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The Divine Business Plan

Do the Church's presumed "riches" contradict Jesus' words about embracing poverty? No—in fact, they flow from it.

Homily for the Twenty-Eighth Sunday in Ordinary Time, 2021

Peter began to say to him,
“We have given up everything and followed you.”
Jesus said, “Amen, I say to you,
there is no one who has given up house or brothers or sisters
or mother or father or children or lands
for my sake and for the sake of the gospel
who will not receive a hundred times more now in this present age:
houses and brothers and sisters
and mothers and children and lands,
with persecutions, and eternal life in the age to come.”

The riches of the clergy… the wealth of the Vatican…the investments of the Church…

Who has not heard these or similar phrases? They seem to imply that the ministers of the Church have been extorting wealth and means from the faithful, and that whatever losses the Church endures are a only a just punishment for the excesses of its officers.

Well, the Savior has a different view, and one that, given his perfect prophetic vision, is borne out by history.

For Jesus, material possessions are a means and not an end. They are a way of having what is needed in order to do the good things we have to do in this world until we reach the perfect happiness of the kingdom of heaven.

In the old covenant, which was a foreshadowing of the new, the priestly tribe of Levi was the one that did not have a territory among the tribes of Israel. For the priests, their “portion was the Lord’s.” They were to be supported by the rest of the community for the service of divine worship, which they were to perform for the sake of the rest.

Yet they were still men with families and households, with their own wives and children. Their priesthood was not yet the celibate priesthood of the new and eternal covenant.

In the Church of the new covenant, however, the clergy are to be celibate, at least ideally, so as to be as free as possible to serve God according to the rites and teaching of the testament established by Jesus Christ.

Thus the apostles, as Our Lord taught, were to give up “house or brothers or sisters or mother or father or children or lands for my sake and for the sake of the gospel.”

This does not mean that none of the ministers of the Church may be married or own property, not at all. There are and have been married and propertied clergy in East and West throughout the history of the Church. Even so, it does mean that the priesthood itself is meant to be unencumbered by this-worldly personal wealth and concerns of inheritance.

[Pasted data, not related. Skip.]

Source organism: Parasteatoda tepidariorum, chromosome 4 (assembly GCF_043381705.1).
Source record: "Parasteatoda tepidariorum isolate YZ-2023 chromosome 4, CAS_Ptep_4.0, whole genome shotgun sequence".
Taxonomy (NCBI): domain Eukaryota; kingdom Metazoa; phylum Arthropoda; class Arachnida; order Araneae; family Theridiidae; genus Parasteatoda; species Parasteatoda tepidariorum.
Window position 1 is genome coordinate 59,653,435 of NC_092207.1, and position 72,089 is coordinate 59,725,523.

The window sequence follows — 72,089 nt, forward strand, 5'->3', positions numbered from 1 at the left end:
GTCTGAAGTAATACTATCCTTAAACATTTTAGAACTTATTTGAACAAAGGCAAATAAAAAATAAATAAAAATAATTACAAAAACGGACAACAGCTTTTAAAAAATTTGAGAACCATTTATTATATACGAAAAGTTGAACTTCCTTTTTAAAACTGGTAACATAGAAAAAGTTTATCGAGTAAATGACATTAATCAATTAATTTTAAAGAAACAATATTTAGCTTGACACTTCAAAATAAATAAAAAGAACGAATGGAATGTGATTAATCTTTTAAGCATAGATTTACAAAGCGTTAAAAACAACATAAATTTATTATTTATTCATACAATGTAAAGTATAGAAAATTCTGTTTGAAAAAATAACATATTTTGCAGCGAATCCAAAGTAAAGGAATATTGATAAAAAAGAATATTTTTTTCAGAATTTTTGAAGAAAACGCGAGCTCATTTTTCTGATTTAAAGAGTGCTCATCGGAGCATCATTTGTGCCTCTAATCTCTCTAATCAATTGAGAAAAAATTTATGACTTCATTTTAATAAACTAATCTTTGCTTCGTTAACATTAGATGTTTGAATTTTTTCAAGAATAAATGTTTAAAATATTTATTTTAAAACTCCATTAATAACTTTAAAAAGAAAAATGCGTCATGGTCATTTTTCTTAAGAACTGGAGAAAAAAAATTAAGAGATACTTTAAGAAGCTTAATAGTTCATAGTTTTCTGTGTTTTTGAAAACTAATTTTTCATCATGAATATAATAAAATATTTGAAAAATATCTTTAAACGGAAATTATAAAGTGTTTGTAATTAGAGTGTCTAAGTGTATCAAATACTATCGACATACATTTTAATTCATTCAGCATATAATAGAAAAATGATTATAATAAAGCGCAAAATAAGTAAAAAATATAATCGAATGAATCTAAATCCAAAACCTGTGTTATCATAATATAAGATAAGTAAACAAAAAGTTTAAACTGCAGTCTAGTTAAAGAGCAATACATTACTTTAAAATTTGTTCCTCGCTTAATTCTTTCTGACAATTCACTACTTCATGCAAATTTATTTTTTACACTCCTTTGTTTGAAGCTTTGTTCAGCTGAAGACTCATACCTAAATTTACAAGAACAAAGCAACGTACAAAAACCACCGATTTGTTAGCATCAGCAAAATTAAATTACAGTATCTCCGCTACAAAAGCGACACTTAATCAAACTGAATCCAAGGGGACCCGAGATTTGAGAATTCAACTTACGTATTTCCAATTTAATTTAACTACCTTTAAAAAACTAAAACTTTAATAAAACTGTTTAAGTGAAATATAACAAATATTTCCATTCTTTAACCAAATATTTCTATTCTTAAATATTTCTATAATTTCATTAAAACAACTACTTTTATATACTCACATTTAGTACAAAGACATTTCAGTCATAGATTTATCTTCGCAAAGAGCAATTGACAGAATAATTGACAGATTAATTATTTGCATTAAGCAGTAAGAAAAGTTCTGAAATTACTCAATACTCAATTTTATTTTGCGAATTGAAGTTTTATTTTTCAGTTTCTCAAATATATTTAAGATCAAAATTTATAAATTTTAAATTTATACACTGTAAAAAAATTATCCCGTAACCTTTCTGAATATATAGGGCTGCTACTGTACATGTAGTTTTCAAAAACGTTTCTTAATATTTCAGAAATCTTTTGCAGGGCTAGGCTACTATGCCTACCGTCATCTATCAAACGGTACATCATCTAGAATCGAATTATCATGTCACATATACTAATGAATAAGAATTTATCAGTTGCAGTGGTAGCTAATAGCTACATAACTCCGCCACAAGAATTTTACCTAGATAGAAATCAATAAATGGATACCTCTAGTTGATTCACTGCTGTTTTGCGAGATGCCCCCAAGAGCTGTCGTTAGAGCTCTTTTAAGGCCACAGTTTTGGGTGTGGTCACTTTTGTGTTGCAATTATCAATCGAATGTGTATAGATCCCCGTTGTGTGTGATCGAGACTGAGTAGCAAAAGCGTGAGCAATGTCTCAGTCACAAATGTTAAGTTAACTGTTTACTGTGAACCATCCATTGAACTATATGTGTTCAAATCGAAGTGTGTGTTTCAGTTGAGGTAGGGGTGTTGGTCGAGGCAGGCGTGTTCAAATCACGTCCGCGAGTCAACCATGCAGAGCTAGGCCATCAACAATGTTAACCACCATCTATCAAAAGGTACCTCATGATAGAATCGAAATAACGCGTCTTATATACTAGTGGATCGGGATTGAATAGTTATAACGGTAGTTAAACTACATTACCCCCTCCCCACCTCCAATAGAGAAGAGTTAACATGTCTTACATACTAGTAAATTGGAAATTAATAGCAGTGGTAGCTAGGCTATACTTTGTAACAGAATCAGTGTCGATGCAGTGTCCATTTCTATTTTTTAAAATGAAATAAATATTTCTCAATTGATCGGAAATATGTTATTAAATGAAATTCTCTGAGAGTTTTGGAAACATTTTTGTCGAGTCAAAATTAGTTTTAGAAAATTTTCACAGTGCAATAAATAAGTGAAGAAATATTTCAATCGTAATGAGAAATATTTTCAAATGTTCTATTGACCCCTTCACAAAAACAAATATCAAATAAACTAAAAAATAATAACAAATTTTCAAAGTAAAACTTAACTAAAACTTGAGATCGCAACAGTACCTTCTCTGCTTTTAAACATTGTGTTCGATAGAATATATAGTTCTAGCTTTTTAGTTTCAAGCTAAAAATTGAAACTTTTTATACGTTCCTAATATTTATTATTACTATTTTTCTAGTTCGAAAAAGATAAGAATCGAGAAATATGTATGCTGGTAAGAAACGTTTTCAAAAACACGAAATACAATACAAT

Ultimately, an unmarried clergy is not about abstinence from sexual pleasure. It is not about not being a father or husband. Not at all. In fact, to be a good priest, a man should have the qualities of a good father and bridegroom, otherwise he will not be a suitable minister of the altar.

Celibacy is about poverty—about not having a stake in the goods of this world so as to be able to possess and use them for the good of one’s neighbor. This means not having to amass material means for the good of one’s offspring.

The apostles and their wives adopted a live of common property, of what we would call now religious poverty, so as to devote themselves utterly to the service of divine worship and instruction in the Faith. The innumerable monasteries of the ages of faith in East and West were the result of the combined largesse of married men and women, whose devotion, following the Lord’s words today, led to a Christendom filled with monastic territories.

That is why the Savior’s promise of eternal blessings also includes this phrase “with persecutions.” The history of the Church is precisely the history of the world’s envy of the material benefits of the following of Christ. Leaving all to follow him leads inevitably to the accumulation of property devoted to the service of God and to devout instruction.  The world sees this divine business plan and resents it.

The next time you hear a reference to the Church’s wealth, consider that this wealth is the direct result of men and women giving up their means in order to follow Christ. Refuse the secularist hatred of the Church’s wealth. This hatred is not born of a love of poverty or simplicity; it is born of a hatred of the gospel and of the worship established by the Lord for our salvation.

Divine worship and true instruction are things we love. And they cost money to promote. Let us love and be grateful for the “hundred fold” the Savior showers on his Church and its ministers!

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